Motorbike licence

I have a yearning to get a motorbike.
I'm thinking of a big comfortable cruising bike - Honda Goldwing etc type.

Anyway - I've never been on a bike before, done a quick bit of research and looks like I need to do a theory test, a CBT and then an unlimited A test.

How difficult is for a total novice to go straight to the unlimited category like this?
 

Dr. Alkathene

Member
Livestock Farmer
You have driven on the road for years I assume? CBT will be easy, theory test shouldn't be a problem you can do mock ones online. Big bike test will be more challenging.

I would either buy a 125 like a Yamaha YBR or similar for under a grand and ride it post CBT to get used to gears, handling, stopping, lifesavers etc then put in for big bike test after having a day with instructor on bigger bike beforehand / few lessons on bigger bike say 1 a week for a month before test. Sell the 125 once you have passed your big bike test.

Or book a week off and do a weeks intensive training post CBT and at the end of the week do your test. Assuming you have never ridden a motorbike before.

Good luck
 

Ducati899

Member
Location
north dorset
I have a yearning to get a motorbike.
I'm thinking of a big comfortable cruising bike - Honda Goldwing etc type.

Anyway - I've never been on a bike before, done a quick bit of research and looks like I need to do a theory test, a CBT and then an unlimited A test.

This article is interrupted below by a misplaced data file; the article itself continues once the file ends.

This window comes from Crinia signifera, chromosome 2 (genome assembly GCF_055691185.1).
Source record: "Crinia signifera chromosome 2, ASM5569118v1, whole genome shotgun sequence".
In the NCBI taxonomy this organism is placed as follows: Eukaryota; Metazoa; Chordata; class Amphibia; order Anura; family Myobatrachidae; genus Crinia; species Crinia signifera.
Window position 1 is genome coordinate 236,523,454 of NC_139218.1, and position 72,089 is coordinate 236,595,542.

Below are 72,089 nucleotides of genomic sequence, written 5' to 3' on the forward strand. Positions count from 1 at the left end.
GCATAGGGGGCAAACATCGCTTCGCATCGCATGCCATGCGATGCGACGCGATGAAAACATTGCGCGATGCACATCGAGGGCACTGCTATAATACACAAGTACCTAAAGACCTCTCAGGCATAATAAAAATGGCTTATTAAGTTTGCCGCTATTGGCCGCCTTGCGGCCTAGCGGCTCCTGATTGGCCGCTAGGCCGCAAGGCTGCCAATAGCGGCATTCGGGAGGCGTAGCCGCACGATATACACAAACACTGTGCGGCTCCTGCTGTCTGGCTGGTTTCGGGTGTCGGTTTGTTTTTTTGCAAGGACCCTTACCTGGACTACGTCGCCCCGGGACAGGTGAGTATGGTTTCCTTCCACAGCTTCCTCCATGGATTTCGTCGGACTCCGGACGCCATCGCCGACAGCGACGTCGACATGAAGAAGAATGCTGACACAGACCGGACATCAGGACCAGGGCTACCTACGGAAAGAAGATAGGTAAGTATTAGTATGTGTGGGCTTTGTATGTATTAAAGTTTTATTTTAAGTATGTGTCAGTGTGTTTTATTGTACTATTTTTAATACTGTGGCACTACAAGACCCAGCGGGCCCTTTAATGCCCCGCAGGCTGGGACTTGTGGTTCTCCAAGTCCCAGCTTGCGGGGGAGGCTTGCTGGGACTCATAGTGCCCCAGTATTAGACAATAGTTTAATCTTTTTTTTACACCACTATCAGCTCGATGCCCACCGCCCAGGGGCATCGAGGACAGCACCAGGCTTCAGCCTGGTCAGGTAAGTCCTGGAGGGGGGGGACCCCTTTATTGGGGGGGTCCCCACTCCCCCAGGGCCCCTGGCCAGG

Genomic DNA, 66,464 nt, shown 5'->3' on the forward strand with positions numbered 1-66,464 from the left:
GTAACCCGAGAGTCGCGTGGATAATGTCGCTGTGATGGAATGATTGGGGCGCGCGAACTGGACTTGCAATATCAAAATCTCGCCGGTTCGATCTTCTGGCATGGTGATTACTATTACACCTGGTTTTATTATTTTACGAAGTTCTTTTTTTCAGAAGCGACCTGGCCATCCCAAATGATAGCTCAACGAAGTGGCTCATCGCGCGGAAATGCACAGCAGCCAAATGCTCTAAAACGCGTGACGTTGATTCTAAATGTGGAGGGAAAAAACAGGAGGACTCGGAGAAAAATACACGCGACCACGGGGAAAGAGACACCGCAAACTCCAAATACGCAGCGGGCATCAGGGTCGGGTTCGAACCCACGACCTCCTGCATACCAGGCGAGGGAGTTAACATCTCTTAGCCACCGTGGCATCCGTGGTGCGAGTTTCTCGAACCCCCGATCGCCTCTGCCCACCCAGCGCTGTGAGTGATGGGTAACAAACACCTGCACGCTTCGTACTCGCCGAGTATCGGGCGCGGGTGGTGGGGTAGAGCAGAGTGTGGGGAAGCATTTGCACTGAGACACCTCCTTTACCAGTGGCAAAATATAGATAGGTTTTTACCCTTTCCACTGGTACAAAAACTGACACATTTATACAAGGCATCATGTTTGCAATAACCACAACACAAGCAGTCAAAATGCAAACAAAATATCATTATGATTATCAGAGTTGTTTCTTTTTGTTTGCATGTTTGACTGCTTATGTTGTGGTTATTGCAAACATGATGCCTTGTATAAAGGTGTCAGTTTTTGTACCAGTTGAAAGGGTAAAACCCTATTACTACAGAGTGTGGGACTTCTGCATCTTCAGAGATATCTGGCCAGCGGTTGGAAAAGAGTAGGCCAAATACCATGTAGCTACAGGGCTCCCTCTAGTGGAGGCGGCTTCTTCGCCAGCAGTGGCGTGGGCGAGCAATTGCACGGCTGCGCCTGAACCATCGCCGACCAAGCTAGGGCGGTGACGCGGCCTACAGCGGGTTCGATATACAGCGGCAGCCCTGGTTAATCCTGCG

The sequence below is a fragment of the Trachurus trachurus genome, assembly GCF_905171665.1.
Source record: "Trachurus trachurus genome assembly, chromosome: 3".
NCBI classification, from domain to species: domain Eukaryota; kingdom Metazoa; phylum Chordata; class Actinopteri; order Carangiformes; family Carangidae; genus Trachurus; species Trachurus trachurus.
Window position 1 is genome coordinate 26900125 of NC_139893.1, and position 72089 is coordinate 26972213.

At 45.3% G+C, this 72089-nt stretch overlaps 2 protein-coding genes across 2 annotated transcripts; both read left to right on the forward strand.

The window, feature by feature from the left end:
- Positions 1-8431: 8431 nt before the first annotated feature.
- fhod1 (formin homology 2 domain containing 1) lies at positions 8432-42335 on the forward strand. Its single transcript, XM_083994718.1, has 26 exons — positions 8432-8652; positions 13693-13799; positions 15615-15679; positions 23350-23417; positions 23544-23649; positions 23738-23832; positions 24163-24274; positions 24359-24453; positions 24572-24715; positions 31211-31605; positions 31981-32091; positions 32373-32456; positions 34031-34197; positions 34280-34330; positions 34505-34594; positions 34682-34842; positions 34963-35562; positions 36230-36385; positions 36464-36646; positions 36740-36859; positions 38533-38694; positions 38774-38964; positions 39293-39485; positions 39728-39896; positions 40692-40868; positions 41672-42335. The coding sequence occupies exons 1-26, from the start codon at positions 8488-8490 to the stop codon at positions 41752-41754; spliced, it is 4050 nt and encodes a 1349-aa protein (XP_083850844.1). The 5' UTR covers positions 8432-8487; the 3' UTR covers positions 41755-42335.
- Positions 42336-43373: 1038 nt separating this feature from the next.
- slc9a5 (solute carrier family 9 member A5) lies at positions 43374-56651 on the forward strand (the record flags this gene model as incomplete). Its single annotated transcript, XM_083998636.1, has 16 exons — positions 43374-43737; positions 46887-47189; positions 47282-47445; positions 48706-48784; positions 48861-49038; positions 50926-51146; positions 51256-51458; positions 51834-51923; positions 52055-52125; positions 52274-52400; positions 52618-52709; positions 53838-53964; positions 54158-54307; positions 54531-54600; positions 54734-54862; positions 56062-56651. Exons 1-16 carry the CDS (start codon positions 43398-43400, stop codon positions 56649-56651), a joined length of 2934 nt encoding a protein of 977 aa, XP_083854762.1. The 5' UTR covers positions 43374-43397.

How difficult is for a total novice to go straight to the unlimited category like this?
piece of pi55,up until nearly 4 years ago id never ridden any 2 wheeled bike in my life then hit 30 and had a early mid life crisis,you'll have to do theory then CBT then what they call a Mod1 test which basically is a advanced CBT then Mod2 test which is the road part,done my test on a 600
 

JP1

Member
Livestock Farmer
I have a yearning to get a motorbike.
I'm thinking of a big comfortable cruising bike - Honda Goldwing etc type.

Anyway - I've never been on a bike before, done a quick bit of research and looks like I need to do a theory test, a CBT and then an unlimited A test.

How difficult is for a total novice to go straight to the unlimited category like this?
As an ex fire fighter (and ex biker) I'd like to convince you to not do it. It's not you so much as how vulnerable you are and especially as you have a young family.

It's not difficult but I would counsel you get a 125 bike for a while first.

IF you want to what I would really recommend is a series of post test pass courses with an advanced rider ideally ex Class 1 police. That's what I did and he really got my observational and defensive riding skills to another level.

Stay safe
 

Ducati899

Member
Location
north dorset
on the subject of bikes,took a bike out a few weeks ago for test ride..bearing in mind i already own the same brand i was a little annoyed that i was only given a hour ride and someone had to come with me on another bike,plus the fact they even asked what bike i was currently riding,my reply of "i'll let you work that out as you sold it to me" was lost on the guy…today went to another brand dealership and they are letting me have their flagship bike for a whole day to do what i want with…my minds already made up